There are six reasons why publicity works well for an organization. First one is when announcing a new product or service. Like I said earlier publicity is deemed as news so utilizing publicity before advertising is crucial. Second, publicity can be advantageous when recognizing an old...

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Women in print media: Biased language in newspapers

2312 words - 9 pages Literature review: According to Aitchison (2001), print media are used more commonly and affect their readers more than television media. Print media is news that is published in print, such as magazines, newspapers, newsletters, brochures, posters, banners, flyers, and books. Print media—especially newspapers—are dependable sources of information, education, issues, and entertainment for many people, and are known for its fearless criticism...

Concentration of Ownership and Decreasing Diversity in Print Media

1891 words - 8 pages Concentration of Ownership and Decreasing Diversity in Print Media     For all who love to read books, imagine walking into bookstore after bookstore seeing the same type of books over and over. No variety, no choice, only repetition. Although America prides itself on freedom and democracy more than any nation in the world, this hypothetical situation is becoming increasingly closer to becoming a reality than some may think. ...

Singapore Print Media

1048 words - 4 pages Introduction:Streats and Today are FTA (free to air) newspapers. Both differ in terms of writing style, placement of that particular news and other components which I will cover along the way. There are disadvantages and advantages both the newspapers that I will also include later on.Brief History of Streats:Main board listed

The Pros and Cons of Electronic Media for Political Press

2523 words - 10 pages The purpose of this research is to examine the pros and cons of electronic media used for political press agentry, which may help expose more politicians to the public about the political candidates, themselves and their campaign approaches. This will conceivably enlighten and further the knowledge base of the American citizens on the strategies that are used to create the governmental foundation of democracy. This research also will help further...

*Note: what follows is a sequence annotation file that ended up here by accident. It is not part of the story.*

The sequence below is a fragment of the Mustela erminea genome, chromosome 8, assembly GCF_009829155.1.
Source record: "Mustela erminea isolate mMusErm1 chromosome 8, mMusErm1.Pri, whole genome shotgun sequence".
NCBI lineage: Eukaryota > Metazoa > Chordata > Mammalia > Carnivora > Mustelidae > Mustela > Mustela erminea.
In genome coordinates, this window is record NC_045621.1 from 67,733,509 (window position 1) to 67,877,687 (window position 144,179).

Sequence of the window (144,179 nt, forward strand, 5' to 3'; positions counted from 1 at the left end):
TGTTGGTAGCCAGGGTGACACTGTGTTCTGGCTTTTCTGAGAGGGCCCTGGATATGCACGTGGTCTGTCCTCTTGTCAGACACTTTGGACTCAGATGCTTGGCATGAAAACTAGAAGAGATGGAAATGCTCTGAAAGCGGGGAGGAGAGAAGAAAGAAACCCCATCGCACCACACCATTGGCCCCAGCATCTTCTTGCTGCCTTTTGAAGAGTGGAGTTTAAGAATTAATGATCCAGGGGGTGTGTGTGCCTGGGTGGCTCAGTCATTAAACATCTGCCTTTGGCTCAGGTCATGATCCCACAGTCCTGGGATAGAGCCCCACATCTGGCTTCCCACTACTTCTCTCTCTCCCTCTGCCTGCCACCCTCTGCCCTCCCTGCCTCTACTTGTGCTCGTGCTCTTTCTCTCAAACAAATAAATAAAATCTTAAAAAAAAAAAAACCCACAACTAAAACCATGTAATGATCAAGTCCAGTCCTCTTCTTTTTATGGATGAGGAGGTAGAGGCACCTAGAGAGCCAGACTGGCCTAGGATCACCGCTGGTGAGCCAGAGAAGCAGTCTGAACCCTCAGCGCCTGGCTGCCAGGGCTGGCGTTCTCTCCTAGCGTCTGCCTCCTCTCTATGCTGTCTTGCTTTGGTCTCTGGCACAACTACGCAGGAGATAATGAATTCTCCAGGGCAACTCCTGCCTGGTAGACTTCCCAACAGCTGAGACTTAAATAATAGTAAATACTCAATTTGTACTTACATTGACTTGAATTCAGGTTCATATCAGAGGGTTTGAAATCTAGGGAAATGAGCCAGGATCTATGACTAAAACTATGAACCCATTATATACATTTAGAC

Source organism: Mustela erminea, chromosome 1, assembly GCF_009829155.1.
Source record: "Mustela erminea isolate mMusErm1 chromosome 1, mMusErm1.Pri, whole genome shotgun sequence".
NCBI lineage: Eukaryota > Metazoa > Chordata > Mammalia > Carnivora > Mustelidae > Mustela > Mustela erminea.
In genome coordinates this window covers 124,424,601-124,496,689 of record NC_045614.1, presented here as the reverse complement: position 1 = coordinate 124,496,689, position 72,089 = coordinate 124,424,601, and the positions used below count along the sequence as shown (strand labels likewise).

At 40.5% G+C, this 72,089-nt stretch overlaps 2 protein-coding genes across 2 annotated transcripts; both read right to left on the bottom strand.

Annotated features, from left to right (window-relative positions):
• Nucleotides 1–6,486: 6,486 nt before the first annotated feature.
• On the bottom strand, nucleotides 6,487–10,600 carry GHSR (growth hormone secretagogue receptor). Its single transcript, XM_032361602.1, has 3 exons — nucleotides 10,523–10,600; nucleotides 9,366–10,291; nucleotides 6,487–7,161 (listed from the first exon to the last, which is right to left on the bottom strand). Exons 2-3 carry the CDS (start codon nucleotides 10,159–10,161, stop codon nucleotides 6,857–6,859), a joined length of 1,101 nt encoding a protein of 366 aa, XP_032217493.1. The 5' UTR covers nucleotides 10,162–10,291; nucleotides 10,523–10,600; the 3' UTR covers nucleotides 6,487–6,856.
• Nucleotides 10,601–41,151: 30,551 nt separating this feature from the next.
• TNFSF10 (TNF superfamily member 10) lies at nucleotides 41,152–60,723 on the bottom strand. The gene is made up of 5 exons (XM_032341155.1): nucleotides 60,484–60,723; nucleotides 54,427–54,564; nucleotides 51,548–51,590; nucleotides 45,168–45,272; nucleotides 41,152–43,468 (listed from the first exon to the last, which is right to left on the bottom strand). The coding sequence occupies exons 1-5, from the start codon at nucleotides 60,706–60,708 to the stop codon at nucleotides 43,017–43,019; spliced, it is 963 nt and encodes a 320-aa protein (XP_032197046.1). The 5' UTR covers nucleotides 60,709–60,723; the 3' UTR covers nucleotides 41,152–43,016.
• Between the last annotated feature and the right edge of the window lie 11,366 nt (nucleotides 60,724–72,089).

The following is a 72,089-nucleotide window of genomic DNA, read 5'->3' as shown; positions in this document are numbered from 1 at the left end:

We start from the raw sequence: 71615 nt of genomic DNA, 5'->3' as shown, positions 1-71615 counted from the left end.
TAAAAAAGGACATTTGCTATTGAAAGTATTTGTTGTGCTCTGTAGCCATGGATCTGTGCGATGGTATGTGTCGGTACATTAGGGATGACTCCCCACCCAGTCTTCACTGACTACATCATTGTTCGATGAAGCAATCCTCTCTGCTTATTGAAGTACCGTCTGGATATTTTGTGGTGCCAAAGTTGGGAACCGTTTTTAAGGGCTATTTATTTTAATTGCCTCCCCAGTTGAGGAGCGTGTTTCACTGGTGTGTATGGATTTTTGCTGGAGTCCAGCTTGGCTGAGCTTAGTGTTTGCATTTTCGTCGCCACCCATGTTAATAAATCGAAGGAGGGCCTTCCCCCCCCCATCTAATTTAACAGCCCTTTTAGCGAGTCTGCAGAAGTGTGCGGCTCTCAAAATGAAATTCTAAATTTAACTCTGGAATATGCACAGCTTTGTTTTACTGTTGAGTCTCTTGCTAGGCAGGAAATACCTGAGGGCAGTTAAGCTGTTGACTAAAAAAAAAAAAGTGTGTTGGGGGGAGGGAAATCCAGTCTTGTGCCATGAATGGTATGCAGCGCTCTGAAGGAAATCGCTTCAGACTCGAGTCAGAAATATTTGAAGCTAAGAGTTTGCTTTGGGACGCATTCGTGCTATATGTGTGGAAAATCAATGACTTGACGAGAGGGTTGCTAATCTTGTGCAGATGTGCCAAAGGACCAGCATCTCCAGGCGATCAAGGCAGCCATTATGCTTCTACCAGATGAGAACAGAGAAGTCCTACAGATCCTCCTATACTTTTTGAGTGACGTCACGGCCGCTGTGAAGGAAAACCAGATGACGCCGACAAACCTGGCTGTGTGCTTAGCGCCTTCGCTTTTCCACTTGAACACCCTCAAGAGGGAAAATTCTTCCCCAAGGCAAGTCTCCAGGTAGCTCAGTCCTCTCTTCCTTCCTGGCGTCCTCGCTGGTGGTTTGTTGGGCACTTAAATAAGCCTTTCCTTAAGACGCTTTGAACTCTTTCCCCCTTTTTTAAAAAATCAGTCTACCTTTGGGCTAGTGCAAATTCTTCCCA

Electronic Publishing: The future of the media industry?

1721 words - 7 pages Electronic Publishing: The future of the media industry? It all depends on whom you talk to, because everyone has their opinion. Some people feel that this industry is a flash in the pan, but others feel quite differently. The Internet is expanding second by second and the information that is on this medium is astounding. Newspapers and magazines have jumped into a type of publishing called internet publishing, or electronic publishing, in...

Assess the Impact of Social Media on Public Relations

2412 words - 10 pages Assess the Impact of Social MediaonPublic RelationsName: SHUAI WANGStudent ID: Z34740271. IntroductionThis article is to assess the impact of social media on public relations by a case study on the "

Dove's Real Beauty Sketches: Role of Media Relations

1613 words - 6 pages 2.4 Role of Media Relations Dove’s Real Beauty Sketches video was produced by Ogilvy & Mather Brazil (Think with Google 2013). The campaign has created a sensation by going viral and reaching millions of viewers. The goal of this campaign was identified as to prove women that they are more beautiful than they think. The campaign went popular because Dove planned a careful media planning that triggers the role of media relations. Firstly, the...

The Exxon Valdez Oil Spill: News Media Fantasy versus Reality

3559 words - 14 pages Abstract: The purpose of this research paper was to investigate the news media’s depiction of the 1989 Exxon Valdez oil spill. The coverage provided by the newspapers was compared to that of scientific journals to access their validity and insight. The reactions the coverage evoked on the public were also studied. The paper specifically addressed the media’s portrayal of the oil company versus that of environmental groups. It was found that the...

Examine the use of stereotyping in an example of visual or print media, to evaluate if stereotypes impact on people

1031 words - 4 pages The judgments we make about people, events or places are based on our own direct impressions. But for most of the knowledge, we rely on media. The media actually re-present the world to us. However, the media only shows us some aspects of the world, ignoring the rest (Andrew Pilkington and Alan Yeo 2009). In this essay, I will explain what stereotypes are and primarily give an example of a famous men’s magazine called ‘nuts’ and explain how it...

Multimedia versus Singular media

944 words - 4 pages The combined use of media, such as movies, music, lighting, CD-ROMs, and the Internet creates and opens up a whole new and exciting world of media experience for users. Comparing multimedia to singular media such as use of just a book, television or even the internet alone is not as exciting and interactive as multimedia. In this essay, I will be touching on several aspect of comparison between multimedia and singular media and the advantages...

The Role of Electronic Media in the Evolution of Presenting Literature